The recent security breach at Zappos was yet another fairly loud wake up call. Personal information from millions of customers snatched from their electronic files. A lot of articles are being published with the steps a company should take to prevent this type of incident, the state of readiness they must be in to react if the unthinkable does occur, and advice on how it should be handled when the inevitable brown stuff hits the cooling device.
And the customers? They have been advised per the law that their information may have been compromised so they should take extra care, change their passwords and keep an eye out for phishing schemes in the coming months.Standard response 101.
None of us want to stop shopping on-line, nor do we want our personal data compromised. So what are we to do? Well, I have a couple off suggestions you might follow.
One approach is have a credit card which is dedicated for use in on-line purchases. Mine sits on a shelf near the computer and is probably stored in countless data bases maintained by all the many and varied on-line merchants we use. The credit cards in my wallet including the ones associated to my savings and investment account are never used anywhere but in person. The most important ones never leave my sight.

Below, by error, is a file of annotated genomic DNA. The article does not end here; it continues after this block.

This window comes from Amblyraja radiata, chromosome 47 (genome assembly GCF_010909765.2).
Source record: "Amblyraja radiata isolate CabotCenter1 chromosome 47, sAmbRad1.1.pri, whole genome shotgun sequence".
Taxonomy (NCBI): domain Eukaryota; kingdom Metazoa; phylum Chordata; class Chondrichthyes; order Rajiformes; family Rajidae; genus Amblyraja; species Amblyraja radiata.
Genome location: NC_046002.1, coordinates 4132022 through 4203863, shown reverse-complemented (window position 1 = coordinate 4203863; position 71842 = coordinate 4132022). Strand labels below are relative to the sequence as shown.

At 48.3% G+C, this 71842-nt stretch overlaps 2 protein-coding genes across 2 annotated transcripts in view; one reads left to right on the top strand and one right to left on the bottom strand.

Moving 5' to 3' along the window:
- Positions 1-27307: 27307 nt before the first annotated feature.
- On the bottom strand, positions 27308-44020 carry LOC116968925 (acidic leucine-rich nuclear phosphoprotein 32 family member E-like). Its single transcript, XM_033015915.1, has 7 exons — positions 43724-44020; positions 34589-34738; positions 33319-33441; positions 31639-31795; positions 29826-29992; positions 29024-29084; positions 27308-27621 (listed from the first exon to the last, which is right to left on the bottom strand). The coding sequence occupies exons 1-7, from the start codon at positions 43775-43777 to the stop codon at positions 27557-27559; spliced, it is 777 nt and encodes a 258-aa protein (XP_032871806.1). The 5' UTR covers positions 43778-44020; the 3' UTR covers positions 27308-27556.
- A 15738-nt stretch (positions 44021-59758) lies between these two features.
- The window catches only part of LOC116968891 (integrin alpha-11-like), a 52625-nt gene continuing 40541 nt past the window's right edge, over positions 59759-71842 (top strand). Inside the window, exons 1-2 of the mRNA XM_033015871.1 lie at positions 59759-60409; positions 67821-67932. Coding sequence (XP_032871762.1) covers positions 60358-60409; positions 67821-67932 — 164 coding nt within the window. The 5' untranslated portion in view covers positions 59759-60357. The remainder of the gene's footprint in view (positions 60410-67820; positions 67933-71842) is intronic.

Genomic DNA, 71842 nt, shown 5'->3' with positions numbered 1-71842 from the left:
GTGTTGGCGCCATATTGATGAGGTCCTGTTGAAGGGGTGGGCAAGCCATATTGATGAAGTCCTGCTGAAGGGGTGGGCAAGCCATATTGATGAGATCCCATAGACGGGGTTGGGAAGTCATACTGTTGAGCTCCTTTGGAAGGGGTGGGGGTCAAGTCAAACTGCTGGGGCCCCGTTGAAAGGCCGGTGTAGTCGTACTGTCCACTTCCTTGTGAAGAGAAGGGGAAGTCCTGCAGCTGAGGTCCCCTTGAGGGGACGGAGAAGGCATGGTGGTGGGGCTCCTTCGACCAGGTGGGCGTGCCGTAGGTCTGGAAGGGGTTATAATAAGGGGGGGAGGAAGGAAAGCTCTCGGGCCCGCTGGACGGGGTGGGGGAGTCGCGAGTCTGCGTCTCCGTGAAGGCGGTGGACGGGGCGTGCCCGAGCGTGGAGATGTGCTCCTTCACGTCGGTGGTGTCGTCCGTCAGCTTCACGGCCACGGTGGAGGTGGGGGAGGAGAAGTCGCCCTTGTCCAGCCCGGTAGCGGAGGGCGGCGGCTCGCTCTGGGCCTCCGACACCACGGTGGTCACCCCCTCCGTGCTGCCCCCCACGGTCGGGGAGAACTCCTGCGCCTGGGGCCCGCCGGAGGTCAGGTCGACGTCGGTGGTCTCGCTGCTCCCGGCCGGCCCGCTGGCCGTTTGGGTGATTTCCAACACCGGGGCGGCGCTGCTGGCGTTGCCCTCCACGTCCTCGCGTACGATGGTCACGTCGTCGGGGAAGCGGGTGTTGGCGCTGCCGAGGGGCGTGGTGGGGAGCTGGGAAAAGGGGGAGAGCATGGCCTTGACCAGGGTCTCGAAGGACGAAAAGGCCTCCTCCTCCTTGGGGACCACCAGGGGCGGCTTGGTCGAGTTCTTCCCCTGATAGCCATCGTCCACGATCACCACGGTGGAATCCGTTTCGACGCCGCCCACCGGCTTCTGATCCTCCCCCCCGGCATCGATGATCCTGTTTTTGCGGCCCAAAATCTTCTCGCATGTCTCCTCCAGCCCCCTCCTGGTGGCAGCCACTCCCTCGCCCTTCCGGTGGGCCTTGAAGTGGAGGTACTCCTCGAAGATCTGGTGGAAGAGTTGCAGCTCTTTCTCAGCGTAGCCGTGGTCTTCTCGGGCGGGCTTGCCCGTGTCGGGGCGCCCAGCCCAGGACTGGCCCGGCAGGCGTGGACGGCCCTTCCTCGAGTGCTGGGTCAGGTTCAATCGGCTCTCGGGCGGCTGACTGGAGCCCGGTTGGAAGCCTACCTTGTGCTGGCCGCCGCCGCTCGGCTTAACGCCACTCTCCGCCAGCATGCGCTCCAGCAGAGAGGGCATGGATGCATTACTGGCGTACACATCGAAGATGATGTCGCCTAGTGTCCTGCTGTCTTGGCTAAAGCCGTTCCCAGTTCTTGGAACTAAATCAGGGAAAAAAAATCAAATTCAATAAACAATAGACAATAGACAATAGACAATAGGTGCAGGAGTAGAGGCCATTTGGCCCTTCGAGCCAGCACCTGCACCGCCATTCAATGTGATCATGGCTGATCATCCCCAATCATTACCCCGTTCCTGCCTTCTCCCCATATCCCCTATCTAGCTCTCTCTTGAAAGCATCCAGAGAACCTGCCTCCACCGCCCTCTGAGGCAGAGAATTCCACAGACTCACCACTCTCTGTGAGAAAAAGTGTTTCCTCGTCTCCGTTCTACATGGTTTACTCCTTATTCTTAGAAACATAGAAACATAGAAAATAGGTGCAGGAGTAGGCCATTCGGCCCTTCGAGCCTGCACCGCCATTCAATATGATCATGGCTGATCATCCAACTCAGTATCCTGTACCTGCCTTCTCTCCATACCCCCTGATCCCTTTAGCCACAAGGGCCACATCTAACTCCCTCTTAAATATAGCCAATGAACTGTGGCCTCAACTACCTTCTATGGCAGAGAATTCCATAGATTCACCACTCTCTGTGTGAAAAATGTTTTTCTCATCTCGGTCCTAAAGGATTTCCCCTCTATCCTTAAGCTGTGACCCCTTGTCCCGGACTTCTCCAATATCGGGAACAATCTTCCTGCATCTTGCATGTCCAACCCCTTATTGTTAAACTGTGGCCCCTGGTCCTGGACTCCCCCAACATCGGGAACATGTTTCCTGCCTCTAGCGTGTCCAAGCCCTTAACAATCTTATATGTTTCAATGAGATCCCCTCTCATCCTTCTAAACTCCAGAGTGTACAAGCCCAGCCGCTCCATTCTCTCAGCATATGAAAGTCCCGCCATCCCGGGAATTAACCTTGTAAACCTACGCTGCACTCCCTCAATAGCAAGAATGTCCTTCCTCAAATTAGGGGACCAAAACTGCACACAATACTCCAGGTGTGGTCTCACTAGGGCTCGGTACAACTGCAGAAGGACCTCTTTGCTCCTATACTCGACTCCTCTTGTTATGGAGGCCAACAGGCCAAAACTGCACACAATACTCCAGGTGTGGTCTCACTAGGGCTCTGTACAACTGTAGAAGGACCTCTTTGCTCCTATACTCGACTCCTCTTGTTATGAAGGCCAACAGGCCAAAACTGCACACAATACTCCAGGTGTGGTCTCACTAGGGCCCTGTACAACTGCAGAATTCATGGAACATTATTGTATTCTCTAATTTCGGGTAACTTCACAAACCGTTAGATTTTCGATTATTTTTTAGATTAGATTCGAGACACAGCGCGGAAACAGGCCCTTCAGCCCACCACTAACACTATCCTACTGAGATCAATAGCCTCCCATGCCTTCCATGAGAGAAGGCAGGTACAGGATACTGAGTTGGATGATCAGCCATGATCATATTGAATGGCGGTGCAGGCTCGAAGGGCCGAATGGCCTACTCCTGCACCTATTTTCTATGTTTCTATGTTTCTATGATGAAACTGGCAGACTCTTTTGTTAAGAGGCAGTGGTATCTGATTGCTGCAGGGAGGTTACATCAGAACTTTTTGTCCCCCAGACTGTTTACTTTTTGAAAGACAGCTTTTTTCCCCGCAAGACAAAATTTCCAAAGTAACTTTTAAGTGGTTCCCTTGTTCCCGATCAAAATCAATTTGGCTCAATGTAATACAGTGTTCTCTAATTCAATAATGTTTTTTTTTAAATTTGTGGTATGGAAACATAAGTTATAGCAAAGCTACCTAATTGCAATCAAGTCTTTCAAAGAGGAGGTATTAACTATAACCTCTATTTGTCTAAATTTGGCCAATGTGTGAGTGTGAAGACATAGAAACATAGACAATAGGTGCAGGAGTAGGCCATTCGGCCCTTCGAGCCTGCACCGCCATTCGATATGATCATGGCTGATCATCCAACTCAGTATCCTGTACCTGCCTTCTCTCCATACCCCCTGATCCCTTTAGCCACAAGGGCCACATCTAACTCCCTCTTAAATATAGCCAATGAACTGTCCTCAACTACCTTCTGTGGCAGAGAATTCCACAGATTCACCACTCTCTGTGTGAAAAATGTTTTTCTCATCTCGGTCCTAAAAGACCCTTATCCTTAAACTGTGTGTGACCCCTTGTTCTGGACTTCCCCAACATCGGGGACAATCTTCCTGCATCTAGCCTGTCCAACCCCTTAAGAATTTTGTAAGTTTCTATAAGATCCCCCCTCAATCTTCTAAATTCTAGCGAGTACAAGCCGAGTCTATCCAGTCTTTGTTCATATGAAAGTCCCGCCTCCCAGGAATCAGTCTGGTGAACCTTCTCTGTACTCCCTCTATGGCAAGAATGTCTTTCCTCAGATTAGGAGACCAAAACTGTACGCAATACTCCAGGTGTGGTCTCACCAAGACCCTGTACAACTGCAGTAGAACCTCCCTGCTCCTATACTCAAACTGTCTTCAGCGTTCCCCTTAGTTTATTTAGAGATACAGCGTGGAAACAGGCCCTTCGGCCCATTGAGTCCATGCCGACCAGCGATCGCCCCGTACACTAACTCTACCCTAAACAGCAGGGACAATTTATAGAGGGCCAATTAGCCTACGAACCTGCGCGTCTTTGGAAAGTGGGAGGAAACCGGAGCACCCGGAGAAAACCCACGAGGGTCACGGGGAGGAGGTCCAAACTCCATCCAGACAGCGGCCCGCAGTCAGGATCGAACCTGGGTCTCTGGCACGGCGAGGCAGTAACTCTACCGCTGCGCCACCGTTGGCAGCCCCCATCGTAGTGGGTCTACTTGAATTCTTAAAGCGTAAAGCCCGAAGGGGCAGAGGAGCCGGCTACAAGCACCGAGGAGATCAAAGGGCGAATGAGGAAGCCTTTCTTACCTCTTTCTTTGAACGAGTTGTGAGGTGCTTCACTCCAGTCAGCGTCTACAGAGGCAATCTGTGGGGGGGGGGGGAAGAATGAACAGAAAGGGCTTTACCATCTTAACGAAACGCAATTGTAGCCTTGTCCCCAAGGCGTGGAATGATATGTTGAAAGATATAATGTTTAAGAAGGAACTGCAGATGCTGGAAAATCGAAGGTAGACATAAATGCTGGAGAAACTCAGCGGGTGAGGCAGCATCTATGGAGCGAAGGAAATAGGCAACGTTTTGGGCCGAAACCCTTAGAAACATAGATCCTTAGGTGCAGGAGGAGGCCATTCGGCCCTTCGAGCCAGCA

Having a few different credit cards for different situations is a strategy I call "compartmentalizing exposure," and it allows me to better manage my finances and to mitigate risk. Plenty of credit cards are available with rewards programs and no annual fees. Carry a few to keep your business expenses separate from personal spending. Use a separate one for shops and restaurants, places where the staff take your card and disappear with it to process your payment. Keep credit limits low on all except on you might have for major purchases.
If I am ever advised by Zappos or any other on-line service that my personal information has been compromised I can kill the appropriate credit card and quickly replace it with another. All of my other cards would continue to be safe.
Never click the links in the email but rather go to the site of the organization allegedly making the request. Write to them or phone them. Fake phone inquiries are usually stymied by my practice of never answering the home phone when the caller id shows blocked or unlisted. When it comes through, I prefer to call back to a publicly listed number for the organization so I am sure I know who is at the other end of the line.
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